Kenneth England v. Maria Brianas

If a Defendent has No Legal Duty to a Plaintiff, a Negligence Action Will Fail
No. 2013-206
Wednesday, June 18, 2014

In England v. Brianis, the female defendant had a relationship with a male in 2009 which ended when he left the state. The male attempted to restart the relationship in early 2010, but was refused. He became angry with her, and eventually began to follow her, and engaging in increasingly profane verbal encounters. After this relationship ended in 2009, she formed a relationship with a different man, and in mid-February of 2010 invited this man to spend the night at her home. Both were unaware that the first male had broken into her home that evening, and was lying in wait. When the second man entered the kitchen, he was stabbed and seriously injured. The injured man sued the female for negligence, alleging that she had breached her civil duty to warn or protect him against the criminal assault that occurred.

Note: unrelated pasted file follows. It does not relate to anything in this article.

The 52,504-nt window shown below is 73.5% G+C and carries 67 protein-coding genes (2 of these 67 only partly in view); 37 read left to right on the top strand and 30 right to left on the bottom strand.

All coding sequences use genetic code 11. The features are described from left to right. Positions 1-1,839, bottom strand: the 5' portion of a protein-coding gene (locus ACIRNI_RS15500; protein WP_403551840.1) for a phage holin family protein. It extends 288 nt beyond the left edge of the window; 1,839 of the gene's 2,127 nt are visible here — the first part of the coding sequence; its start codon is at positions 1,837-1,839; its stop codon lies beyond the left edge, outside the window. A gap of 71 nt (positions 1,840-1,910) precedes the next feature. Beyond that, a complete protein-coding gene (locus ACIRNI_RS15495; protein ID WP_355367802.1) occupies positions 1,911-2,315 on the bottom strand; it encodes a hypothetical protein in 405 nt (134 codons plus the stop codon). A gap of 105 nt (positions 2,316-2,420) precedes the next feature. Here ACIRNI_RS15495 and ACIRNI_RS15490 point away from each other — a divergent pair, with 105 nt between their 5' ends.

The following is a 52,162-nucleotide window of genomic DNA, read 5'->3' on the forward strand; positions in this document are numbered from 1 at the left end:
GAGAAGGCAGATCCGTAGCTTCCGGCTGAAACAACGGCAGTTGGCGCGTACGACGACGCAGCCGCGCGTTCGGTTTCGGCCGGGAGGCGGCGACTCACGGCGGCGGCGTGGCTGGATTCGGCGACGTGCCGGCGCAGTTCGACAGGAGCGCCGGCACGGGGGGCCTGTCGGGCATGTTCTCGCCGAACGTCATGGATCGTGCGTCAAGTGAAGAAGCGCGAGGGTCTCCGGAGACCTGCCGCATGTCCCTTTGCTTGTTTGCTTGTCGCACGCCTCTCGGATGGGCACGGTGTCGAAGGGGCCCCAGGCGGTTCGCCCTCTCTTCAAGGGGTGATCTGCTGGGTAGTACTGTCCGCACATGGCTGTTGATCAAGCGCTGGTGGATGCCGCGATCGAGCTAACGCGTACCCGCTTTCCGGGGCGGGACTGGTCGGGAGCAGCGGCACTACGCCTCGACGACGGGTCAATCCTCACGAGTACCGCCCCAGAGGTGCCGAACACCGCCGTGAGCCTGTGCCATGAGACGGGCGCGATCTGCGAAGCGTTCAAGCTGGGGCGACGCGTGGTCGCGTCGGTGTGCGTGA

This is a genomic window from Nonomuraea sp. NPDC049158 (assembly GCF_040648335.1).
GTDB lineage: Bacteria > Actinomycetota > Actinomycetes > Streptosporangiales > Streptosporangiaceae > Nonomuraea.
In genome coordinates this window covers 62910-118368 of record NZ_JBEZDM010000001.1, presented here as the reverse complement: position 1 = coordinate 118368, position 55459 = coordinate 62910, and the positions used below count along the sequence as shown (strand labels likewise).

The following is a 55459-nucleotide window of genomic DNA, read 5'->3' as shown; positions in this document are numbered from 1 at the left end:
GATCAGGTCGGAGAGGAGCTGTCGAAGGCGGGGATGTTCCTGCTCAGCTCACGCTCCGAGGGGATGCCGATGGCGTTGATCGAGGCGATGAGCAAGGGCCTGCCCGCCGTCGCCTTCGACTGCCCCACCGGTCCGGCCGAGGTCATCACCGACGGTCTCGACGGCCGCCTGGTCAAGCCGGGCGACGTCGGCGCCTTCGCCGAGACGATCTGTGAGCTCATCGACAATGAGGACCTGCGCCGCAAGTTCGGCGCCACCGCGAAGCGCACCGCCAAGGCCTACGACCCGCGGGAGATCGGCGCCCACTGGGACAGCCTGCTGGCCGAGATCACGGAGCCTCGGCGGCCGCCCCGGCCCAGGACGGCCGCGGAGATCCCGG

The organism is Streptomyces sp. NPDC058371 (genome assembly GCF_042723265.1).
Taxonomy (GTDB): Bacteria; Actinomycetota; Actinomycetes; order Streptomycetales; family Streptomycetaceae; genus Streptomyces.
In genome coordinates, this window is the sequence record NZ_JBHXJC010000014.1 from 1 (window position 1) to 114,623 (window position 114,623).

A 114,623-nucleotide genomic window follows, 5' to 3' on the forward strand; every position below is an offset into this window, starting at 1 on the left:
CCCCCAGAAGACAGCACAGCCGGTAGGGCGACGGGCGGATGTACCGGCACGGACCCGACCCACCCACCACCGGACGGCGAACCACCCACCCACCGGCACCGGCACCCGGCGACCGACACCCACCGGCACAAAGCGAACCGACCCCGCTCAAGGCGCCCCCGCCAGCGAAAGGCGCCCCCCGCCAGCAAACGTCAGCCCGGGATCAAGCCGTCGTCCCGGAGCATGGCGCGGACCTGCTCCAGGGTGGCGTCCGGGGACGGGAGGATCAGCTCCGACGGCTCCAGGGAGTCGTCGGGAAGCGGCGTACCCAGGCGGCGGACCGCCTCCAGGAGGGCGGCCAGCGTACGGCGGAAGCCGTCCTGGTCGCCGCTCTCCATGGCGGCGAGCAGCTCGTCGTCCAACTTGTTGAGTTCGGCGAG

The trial court dismissed the action, ruling that no person has a duty to protect others from the unanticipated criminal acts of third persons. On appeal, the Supreme Court reaffirmed that rule, providing that an exception does exist when there are “special circumstances” present. Such circumstances exist when the past behavior of the third person creates a foreseeable risk of injury to others, or the defendant has a special relationship to the injured person that increases the duty owed. Here, there were insufficient facts to suggest that this former boyfriend had a propensity for such violence, and thus no duty was created. In past cases, the duty based upon a special relationship was imposed upon an employer to keep employees safe in a workplace, and upon school administrators to keep the school property safe while children were present.